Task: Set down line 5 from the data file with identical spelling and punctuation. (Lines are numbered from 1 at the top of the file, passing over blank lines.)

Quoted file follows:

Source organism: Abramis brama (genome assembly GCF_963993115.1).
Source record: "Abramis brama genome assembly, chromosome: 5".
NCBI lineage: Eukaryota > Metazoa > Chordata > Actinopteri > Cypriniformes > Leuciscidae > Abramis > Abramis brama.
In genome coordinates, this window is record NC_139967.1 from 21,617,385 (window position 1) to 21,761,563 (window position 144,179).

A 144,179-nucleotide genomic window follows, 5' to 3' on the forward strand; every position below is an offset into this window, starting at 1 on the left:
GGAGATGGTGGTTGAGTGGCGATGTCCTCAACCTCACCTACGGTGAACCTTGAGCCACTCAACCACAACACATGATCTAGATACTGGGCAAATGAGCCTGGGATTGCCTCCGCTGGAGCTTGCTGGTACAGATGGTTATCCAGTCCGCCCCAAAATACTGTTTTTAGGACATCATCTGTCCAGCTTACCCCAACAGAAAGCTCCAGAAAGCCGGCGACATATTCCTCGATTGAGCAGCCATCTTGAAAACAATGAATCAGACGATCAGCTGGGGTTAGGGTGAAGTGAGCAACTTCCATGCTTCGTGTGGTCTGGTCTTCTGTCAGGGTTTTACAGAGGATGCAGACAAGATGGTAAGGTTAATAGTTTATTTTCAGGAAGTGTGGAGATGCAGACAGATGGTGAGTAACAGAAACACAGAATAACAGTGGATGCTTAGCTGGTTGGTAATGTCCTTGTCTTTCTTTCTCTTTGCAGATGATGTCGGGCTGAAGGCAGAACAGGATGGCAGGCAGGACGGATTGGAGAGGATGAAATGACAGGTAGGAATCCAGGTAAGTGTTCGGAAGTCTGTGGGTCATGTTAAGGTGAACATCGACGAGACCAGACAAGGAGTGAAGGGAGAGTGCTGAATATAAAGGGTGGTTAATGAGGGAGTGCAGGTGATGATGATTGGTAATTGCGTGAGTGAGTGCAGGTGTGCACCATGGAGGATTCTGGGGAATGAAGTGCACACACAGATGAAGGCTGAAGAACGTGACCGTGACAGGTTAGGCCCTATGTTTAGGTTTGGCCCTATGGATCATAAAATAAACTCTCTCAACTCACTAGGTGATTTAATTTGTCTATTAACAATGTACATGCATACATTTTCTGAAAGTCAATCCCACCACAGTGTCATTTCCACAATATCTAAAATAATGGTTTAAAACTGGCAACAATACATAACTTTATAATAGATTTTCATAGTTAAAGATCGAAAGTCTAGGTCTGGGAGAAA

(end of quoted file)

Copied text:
A 144,179-nucleotide genomic window follows, 5' to 3' on the forward strand; every position below is an offset into this window, starting at 1 on the left: